- Coastal Zone Environment The Coastal Redwoods grow exceptionally well in this temperate, foggy environment. This is the perfect environment for the trees, since it is moist, dim and far enough from the coast so that there is no salt in the air.
- The red color of Redwood Trees? These trees have a much higher level of tannic acid in their bark than other trees, giving them the red color.
- Fire Resistance The high level of tannic acid in the wood and bark in combination with the thickness of the bark (6-12") help to provide a resistance to natural and man-made fires. The growth layer, protected by the thick bark, allow a healing process to occur after damage.
- Other Species Douglas Firs are often found interspersed with Coastal Redwoods as they are adapted to the same environment.
- Circular Groups "Fairy Rings" and "Cathedral Groups" are typically see in Redwood forests as examples of the incredible rejuvenating ability of these species. The death of a tree often results in the growth of a number of new trees in a ring around the nutrients-rich, decaying center. Burls from the original tree as well as seeds which have fallen at the base of the trunk provide this new life. The missing central tree allows for a "hole" in the vegetative canopy so that the new plants has sufficient light for growth.
- Decaying Trees Since this is a protected area, trees which have fallen to the ground are allowed to decay and provide shelter for insects. This results in further nutrients for the remaining live trees in the area.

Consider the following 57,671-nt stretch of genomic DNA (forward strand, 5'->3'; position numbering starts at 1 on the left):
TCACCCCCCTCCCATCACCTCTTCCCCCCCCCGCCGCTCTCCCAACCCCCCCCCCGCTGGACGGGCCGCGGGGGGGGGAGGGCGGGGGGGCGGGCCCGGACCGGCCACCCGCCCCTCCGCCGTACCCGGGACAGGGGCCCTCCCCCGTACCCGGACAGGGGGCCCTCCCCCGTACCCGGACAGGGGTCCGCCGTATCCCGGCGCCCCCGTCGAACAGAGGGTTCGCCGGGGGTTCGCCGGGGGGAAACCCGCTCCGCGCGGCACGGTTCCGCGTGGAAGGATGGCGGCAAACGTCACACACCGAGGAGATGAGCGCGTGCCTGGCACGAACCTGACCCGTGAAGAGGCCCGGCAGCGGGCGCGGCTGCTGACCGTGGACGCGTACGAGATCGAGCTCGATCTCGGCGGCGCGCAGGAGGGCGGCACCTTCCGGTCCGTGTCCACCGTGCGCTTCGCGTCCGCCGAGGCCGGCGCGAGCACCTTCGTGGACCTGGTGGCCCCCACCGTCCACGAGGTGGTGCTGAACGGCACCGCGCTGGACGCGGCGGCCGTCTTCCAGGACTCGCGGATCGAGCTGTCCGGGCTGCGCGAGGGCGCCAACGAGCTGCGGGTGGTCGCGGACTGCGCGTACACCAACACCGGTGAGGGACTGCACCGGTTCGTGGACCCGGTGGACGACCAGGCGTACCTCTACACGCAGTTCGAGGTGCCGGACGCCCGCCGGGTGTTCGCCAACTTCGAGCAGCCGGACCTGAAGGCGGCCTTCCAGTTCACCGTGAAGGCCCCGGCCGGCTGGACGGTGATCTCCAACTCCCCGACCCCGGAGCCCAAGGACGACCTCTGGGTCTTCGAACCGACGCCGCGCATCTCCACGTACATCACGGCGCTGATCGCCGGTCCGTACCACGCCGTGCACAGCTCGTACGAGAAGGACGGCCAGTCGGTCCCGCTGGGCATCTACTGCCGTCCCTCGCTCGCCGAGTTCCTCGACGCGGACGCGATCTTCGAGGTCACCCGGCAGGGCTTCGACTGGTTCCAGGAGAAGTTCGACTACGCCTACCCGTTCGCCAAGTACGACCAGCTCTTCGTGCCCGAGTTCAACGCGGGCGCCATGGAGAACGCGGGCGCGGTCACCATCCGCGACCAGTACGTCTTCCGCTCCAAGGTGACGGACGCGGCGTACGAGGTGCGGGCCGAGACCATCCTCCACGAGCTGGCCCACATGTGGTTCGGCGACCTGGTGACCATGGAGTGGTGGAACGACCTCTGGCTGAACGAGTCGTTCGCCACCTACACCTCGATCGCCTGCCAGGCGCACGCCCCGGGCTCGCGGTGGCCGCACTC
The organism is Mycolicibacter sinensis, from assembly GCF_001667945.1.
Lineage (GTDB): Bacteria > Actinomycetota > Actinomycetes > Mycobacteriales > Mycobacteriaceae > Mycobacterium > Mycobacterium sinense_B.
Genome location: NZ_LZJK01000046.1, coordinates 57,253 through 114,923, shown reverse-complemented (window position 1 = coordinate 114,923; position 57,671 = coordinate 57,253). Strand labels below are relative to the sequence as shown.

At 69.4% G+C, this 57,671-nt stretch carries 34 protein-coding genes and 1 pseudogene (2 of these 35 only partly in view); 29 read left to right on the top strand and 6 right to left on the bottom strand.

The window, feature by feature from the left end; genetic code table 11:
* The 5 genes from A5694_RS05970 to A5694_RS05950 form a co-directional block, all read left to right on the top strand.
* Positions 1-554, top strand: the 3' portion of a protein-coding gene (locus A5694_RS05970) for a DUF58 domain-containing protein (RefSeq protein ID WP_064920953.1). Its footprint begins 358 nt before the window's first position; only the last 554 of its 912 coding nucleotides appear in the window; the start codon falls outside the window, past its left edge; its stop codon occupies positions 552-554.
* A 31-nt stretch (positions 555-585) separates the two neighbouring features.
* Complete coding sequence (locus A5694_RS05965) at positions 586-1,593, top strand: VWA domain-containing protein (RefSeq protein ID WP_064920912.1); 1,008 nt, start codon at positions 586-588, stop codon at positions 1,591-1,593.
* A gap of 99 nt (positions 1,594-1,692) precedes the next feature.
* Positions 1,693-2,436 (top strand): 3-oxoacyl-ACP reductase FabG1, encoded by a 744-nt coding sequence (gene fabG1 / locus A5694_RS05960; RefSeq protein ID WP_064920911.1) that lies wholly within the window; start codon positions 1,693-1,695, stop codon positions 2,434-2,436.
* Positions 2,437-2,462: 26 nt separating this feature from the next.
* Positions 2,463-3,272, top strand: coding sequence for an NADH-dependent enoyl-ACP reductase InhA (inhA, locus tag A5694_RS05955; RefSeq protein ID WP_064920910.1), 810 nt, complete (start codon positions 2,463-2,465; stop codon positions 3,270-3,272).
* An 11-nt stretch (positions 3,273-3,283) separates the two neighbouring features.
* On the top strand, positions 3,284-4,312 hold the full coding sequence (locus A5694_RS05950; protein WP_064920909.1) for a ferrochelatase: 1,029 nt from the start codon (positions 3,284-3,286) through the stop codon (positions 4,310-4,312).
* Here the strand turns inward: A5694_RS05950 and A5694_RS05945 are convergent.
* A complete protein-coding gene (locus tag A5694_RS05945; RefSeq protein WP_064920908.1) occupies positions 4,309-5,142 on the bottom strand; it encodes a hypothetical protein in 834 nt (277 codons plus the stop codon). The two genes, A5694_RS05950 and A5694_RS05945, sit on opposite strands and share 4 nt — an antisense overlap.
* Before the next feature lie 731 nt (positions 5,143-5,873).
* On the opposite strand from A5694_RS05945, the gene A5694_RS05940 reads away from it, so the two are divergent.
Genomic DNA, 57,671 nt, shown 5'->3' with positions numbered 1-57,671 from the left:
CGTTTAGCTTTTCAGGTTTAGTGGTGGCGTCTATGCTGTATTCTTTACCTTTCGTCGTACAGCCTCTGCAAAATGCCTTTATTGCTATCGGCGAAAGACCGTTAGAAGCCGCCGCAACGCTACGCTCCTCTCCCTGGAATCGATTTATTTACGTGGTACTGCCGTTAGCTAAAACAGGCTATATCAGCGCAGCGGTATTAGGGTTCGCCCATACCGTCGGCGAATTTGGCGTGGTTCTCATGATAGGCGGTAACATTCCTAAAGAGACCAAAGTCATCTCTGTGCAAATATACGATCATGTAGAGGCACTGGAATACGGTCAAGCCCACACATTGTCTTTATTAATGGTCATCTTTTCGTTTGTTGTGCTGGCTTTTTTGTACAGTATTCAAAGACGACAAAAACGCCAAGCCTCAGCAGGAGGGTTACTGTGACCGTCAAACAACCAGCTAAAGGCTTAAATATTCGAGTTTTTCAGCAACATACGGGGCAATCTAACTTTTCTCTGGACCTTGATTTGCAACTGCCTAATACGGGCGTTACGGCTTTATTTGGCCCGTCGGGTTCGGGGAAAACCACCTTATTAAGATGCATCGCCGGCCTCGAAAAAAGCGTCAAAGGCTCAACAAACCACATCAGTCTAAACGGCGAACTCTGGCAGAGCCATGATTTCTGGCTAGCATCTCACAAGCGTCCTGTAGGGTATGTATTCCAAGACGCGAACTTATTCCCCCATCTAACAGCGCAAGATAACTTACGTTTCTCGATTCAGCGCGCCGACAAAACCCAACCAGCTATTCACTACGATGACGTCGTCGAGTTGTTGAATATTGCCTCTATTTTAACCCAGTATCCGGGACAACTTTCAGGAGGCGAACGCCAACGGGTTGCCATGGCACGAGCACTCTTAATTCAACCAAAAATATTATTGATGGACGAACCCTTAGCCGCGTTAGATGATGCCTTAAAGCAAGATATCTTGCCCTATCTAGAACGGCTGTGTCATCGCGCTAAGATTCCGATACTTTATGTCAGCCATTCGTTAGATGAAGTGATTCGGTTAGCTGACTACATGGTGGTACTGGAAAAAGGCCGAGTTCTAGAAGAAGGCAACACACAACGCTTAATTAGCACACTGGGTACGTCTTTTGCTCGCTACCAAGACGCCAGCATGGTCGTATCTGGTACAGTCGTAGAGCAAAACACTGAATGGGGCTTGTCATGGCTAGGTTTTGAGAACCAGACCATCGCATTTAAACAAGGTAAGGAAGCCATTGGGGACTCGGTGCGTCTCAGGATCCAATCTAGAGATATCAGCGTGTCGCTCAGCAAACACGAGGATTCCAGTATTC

- 280 feet tall The largest tree in the grove has a diameter of over 17 feet (5.2 m) in order to support a height of 280 feet (85 m).
- The Fremont Tree. The story is told that in 1846, when Lt. John C. Fremont explored this part of California, he and his party camped overnight in the burned-out base of this tree. The interior is larger than the typical military tent of the 1840s, which would have offered a splendid shelter for several adults. When asked to confirm the story during and interview in 1888, his comment was, "It makes a great story, let it stand."
- Burls These wart-like bumps which appear on the sides of the trunk and roots of Redwood trees are a part of the growth layer of the tree. Often small shoots will grow from burls and roots which result, over time, in significant reforestation.
Poison oak is a native ground-cover in the Santa Cruz Mountains. The plants are most obvious during the part of the year when the leaves change color toward the red spectrum. Most of the years, the plants are only recognized by the shape of their lobed-leaves, making them more hazardous to the unaware.
None of the poison oak plants are removed in this grove in a commitment to preserving the natural aspect of the area.
- Yenne, p. 112
- Park page 4
- Kelsey, H. (1993). Mission San Juan Capistrano: A Pocket History. Interdisciplinary Research, Inc., Altadena, CA.
- Leffingwell, Randy (2005). California Missions and Presidios: The History & Beauty of the Spanish Missions. Voyageur Press, Inc., Stillwater, MN. ISBN 0-89658-492-5.
- Levy, Richard. (1978). William C. Sturtevant, and Robert F. Heizer (ed.). Handbook of North American Indians. 8 (California). Smithsonian Institution, Washington, DC. ISBN 0-16-004578-9 / 0160045754, page 486.
- Milliken, Randall (1995). A Time of Little Choice: The Disintegration of Tribal Culture in the San Francisco Bay Area 1769–1910. Ballena Press Publication, Menlo Park, CA. ISBN 0-87919-132-5.
- Yenne, Bill (2004). The Missions of California. Thunder Bay Press, San Diego, CA. ISBN 1-59223-319-8.
- Park, Henry Cowell Redwoods State (2006). Redwood Grove Nature Trail. Mountain Parks Foundation.
- California State Parks